Polish National Academy of Sciences biologist Wojciech Solarz was not prepared for the public reaction when he announced that the domestic cat was an “invasive alien species” in Poland. The database already had another 1,786 species included without any objection, according to what he reports. Associated Press. But the entry of these cats on the black list, last July, has raised a great deal of controversy in the country. So much so that Solarz has had to go on television to explain the decision and the Polish Academy of Sciences has published an article citing the damage cats cause to birds and other wildlife. A study by the Warsaw University of Biological Sciences estimated in 2019 that domestic cats kill some 583 million small mammals and 135 million birds a year in Poland.
He felis catus It was probably domesticated about 10,000 years ago in the cradle of the great civilizations of the ancient Middle East, explains the Polish academy in its writing, which makes the species alien to Europe from a strictly scientific point of view. The institute emphasizes that “it is opposed to any type of cruelty towards animals”. It also argues that its classification was in line with the guidelines of the European Union. The common cat was not included in the list of invasive alien species that represent a threat to the EU, in EU Regulation 1143/2014; but this is not because the cat is not a problem for the local fauna, but because there are simply too many of them. Due to the massive presence of this species in domestic breeding and in the natural environment, it is unlikely that the inclusion of a domestic cat on this list will effectively mitigate its impact.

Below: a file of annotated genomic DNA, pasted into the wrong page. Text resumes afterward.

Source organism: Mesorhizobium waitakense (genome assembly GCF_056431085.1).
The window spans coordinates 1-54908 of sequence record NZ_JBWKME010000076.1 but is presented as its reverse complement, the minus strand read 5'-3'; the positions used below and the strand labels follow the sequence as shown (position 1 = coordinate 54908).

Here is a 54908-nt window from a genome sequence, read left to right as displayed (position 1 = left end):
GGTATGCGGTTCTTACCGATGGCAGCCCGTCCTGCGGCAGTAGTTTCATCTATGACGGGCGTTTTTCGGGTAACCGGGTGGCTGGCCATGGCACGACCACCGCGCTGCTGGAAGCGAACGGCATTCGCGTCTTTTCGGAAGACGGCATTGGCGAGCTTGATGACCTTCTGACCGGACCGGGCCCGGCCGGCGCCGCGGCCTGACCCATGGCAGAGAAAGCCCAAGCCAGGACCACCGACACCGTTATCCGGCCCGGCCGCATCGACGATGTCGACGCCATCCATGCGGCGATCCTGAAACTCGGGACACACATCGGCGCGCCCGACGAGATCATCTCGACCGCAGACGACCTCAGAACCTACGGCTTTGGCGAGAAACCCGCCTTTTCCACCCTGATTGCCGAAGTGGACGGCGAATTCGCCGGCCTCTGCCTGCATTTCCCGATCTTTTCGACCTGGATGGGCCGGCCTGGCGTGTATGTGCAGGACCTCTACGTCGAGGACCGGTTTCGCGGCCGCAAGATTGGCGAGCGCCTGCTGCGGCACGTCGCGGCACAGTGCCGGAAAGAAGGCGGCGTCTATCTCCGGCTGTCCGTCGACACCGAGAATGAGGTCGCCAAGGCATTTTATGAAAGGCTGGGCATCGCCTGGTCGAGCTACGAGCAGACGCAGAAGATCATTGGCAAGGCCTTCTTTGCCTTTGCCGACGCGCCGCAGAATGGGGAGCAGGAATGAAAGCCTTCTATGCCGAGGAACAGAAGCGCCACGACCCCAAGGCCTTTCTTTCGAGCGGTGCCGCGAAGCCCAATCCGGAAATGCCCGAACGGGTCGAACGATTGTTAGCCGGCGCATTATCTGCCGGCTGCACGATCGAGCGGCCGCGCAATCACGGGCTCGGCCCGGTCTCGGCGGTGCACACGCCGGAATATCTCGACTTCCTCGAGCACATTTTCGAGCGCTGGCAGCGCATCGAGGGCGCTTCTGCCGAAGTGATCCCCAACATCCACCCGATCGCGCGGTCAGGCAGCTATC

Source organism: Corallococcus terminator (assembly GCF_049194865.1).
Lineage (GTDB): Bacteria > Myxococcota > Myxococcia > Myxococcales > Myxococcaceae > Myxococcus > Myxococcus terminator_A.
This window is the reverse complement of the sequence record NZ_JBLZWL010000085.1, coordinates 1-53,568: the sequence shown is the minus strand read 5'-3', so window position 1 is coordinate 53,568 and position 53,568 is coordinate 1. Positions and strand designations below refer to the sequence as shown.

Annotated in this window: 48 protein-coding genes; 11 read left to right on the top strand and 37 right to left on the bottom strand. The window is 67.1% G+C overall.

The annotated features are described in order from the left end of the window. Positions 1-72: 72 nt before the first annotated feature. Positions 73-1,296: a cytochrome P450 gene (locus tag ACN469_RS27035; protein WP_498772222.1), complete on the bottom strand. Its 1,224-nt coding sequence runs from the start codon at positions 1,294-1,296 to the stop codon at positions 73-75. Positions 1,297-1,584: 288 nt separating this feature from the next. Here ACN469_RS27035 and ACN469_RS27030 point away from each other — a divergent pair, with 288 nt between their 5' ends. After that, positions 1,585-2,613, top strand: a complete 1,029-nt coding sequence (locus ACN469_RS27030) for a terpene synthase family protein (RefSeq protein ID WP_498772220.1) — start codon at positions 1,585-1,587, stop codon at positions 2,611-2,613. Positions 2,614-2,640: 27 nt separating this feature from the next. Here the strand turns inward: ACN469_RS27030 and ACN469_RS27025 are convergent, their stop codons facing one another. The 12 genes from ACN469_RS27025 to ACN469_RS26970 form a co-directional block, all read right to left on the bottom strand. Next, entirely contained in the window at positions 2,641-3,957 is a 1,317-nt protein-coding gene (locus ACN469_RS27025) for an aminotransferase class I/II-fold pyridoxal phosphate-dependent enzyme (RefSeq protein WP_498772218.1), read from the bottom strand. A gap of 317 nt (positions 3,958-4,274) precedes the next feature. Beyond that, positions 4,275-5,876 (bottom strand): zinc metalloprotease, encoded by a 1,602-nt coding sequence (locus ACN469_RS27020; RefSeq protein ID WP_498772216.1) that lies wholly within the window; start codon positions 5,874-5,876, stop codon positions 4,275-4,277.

Already in 2011, an international study led by the Higher Council for Scientific Research (CSIC) stated that feral cats are “one of the most harmful invasive species for vertebrate communities on islands.” Throughout history, its action in these environments has contributed to the extinction of at least 14% of extinct vertebrates, said the researcher at the CSIC’s Institute of Natural Products and Agrobiology, Manuel Nogales. Since the domestication of the African wild cat some 9,000 years ago, man has widely dispersed this species, which has established feral populations throughout the world, including in the most remote archipelagos, where its presence is particularly damaging. An example: at the end of the 19th century, the arrival on the island of Stephens (New Zealand) of the lighthouse keeper with his family, accompanied by his pregnant cat Tibblescaused the disappearance of an endemic species of the place: the bird Xenicus lyalli.
Feral cats hunt wild prey, even when fed, which has an impact on other species. The problem goes beyond Poland. According to the study led by Dr. Nogales, feral cats have already caused the extinction of 33 animal species. They also threaten 8% of species listed as critically endangered worldwide by the International Union for Conservation of Nature.
The inclusion of cats in the list of Polish invasive species has galvanized a debate that had been away from the general public for some time. Dr. Solarz has tried to placate public discontent with data. A discontent, the scientist ventured, which could be due to the fact that some media gave the false impression that his institute was asking for the euthanasia of wild cats. The expert stressed that all he was recommending was that cat owners limit the time their pets spend outdoors during bird breeding season. “I have a dog, but I have nothing against cats,” Solarz said.